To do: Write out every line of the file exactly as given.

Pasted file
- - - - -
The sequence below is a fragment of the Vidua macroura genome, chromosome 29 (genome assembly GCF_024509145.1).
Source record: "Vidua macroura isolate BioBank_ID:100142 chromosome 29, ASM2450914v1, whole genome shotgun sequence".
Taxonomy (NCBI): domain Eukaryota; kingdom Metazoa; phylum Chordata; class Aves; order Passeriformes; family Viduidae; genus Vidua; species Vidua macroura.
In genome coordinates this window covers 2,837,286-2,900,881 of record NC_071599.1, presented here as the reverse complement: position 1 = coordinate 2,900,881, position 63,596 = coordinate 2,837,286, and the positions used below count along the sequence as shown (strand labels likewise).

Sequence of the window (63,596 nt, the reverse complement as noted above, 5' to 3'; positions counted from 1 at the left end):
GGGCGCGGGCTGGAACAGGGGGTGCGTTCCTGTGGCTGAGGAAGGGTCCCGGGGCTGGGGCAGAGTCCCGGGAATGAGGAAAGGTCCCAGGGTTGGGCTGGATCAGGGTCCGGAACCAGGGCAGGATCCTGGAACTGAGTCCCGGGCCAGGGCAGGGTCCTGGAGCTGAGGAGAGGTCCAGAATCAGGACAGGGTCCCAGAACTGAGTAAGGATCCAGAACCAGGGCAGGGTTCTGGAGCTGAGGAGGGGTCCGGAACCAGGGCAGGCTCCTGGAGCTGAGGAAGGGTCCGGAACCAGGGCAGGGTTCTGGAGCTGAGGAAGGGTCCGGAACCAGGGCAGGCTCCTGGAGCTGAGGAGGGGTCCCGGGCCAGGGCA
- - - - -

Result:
The sequence below is a fragment of the Vidua macroura genome, chromosome 29 (genome assembly GCF_024509145.1).
Source record: "Vidua macroura isolate BioBank_ID:100142 chromosome 29, ASM2450914v1, whole genome shotgun sequence".
Taxonomy (NCBI): domain Eukaryota; kingdom Metazoa; phylum Chordata; class Aves; order Passeriformes; family Viduidae; genus Vidua; species Vidua macroura.
In genome coordinates this window covers 2,837,286-2,900,881 of record NC_071599.1, presented here as the reverse complement: position 1 = coordinate 2,900,881, position 63,596 = coordinate 2,837,286, and the positions used below count along the sequence as shown (strand labels likewise).

Sequence of the window (63,596 nt, the reverse complement as noted above, 5' to 3'; positions counted from 1 at the left end):
GGGCGCGGGCTGGAACAGGGGGTGCGTTCCTGTGGCTGAGGAAGGGTCCCGGGGCTGGGGCAGAGTCCCGGGAATGAGGAAAGGTCCCAGGGTTGGGCTGGATCAGGGTCCGGAACCAGGGCAGGATCCTGGAACTGAGTCCCGGGCCAGGGCAGGGTCCTGGAGCTGAGGAGAGGTCCAGAATCAGGACAGGGTCCCAGAACTGAGTAAGGATCCAGAACCAGGGCAGGGTTCTGGAGCTGAGGAGGGGTCCGGAACCAGGGCAGGCTCCTGGAGCTGAGGAAGGGTCCGGAACCAGGGCAGGGTTCTGGAGCTGAGGAAGGGTCCGGAACCAGGGCAGGCTCCTGGAGCTGAGGAGGGGTCCCGGGCCAGGGCA